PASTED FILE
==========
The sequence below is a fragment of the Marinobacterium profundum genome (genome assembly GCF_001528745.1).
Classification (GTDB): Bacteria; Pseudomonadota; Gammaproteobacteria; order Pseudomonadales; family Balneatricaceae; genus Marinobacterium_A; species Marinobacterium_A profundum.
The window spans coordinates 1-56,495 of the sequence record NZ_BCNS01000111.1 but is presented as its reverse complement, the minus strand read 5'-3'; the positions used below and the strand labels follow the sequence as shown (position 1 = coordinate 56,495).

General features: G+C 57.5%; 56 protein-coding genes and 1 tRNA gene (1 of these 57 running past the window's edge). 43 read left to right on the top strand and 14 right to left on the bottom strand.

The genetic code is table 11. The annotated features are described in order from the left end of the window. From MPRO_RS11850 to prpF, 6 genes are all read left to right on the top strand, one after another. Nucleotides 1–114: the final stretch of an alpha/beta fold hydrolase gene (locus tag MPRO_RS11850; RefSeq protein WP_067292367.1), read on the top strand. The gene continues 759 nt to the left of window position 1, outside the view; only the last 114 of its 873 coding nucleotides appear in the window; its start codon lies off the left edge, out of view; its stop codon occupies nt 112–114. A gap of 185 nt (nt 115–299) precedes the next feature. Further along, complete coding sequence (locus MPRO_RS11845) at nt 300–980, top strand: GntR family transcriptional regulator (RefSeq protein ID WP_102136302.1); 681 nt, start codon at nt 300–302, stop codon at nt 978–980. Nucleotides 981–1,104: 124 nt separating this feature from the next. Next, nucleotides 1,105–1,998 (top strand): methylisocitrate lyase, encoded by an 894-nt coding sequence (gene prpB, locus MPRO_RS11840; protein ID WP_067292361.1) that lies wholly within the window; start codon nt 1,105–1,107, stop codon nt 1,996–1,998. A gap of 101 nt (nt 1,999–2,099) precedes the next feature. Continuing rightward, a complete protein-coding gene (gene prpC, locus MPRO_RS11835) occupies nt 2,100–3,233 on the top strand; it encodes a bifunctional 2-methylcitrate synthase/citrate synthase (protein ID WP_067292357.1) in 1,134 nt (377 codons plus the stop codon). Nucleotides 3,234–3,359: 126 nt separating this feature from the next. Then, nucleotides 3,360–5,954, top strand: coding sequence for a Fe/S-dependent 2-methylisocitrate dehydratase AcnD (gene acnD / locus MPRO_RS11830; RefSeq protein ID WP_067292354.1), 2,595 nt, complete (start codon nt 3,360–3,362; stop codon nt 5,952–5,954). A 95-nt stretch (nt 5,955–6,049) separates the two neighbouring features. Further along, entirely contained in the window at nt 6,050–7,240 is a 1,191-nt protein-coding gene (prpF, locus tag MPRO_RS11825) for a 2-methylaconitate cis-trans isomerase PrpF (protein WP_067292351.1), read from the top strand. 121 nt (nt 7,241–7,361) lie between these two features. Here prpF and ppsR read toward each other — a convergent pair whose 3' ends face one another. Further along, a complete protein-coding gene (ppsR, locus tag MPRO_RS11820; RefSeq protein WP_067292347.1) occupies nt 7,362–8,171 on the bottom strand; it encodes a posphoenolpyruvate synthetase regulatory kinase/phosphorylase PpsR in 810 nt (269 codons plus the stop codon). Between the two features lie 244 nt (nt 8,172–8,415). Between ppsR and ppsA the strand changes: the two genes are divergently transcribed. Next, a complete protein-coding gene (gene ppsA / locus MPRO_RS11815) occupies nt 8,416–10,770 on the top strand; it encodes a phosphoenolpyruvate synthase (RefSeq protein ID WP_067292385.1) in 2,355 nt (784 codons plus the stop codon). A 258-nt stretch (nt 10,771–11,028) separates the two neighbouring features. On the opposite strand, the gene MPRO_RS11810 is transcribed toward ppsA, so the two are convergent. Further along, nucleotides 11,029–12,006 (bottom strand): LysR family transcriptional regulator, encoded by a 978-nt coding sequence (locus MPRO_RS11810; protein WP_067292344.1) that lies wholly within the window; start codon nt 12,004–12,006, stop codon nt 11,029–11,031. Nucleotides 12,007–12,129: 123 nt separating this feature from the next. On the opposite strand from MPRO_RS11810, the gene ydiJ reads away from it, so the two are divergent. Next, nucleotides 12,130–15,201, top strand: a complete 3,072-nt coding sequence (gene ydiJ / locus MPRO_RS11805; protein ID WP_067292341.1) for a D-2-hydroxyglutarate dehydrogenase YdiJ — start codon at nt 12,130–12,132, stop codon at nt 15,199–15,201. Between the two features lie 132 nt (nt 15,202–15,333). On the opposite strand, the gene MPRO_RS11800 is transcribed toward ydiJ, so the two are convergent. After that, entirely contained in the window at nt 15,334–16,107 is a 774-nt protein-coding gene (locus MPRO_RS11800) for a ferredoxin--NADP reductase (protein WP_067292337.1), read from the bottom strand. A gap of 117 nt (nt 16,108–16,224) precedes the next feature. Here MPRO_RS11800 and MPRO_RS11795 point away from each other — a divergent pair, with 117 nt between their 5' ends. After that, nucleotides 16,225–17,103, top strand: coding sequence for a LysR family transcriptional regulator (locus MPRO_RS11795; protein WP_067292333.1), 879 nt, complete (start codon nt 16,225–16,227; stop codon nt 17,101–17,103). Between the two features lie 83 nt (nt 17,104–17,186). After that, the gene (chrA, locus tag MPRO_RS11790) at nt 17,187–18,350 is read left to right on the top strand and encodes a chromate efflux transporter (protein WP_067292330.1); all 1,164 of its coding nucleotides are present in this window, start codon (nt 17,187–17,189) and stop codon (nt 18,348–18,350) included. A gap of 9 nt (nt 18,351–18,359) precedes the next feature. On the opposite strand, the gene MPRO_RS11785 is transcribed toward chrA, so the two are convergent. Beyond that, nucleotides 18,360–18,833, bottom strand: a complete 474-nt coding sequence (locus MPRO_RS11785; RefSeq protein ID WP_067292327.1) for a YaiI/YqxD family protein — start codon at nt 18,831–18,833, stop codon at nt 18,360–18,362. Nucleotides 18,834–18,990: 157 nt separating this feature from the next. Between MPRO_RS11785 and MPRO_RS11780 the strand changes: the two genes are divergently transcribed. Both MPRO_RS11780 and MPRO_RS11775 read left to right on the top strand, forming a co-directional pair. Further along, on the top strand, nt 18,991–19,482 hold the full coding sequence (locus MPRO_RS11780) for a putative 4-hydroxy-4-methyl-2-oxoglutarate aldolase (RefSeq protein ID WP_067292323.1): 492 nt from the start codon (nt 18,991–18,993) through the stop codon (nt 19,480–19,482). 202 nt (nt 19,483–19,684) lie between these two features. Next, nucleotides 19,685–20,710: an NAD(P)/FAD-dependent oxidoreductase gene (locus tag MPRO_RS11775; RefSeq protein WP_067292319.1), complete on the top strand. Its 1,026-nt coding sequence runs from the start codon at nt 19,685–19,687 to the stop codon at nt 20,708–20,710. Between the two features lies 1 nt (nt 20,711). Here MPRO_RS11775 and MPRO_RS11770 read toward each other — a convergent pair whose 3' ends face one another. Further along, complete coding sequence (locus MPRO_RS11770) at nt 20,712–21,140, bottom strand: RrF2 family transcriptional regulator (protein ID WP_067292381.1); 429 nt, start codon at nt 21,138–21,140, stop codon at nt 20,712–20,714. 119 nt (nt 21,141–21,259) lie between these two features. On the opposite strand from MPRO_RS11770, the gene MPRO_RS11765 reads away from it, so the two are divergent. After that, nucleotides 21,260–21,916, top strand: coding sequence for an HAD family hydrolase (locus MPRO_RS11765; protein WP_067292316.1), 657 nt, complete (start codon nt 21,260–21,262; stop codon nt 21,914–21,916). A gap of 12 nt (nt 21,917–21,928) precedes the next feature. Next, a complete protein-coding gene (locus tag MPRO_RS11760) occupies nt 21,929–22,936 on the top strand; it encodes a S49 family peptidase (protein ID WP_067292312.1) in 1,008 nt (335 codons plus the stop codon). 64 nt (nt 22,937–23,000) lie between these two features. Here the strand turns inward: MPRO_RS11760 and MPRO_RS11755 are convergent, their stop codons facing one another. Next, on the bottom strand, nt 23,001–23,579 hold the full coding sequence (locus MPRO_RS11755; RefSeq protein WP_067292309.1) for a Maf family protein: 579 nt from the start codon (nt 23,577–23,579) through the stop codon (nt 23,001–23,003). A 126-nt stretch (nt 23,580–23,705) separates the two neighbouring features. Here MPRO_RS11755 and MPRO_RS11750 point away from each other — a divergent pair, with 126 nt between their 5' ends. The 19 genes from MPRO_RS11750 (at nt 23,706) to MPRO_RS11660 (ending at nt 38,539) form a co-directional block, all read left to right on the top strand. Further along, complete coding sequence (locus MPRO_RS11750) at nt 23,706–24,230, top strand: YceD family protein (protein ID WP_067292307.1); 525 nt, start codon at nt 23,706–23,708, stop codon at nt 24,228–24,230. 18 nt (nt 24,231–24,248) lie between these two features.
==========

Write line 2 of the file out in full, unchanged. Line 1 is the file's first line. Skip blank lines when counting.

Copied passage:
Classification (GTDB): Bacteria; Pseudomonadota; Gammaproteobacteria; order Pseudomonadales; family Balneatricaceae; genus Marinobacterium_A; species Marinobacterium_A profundum.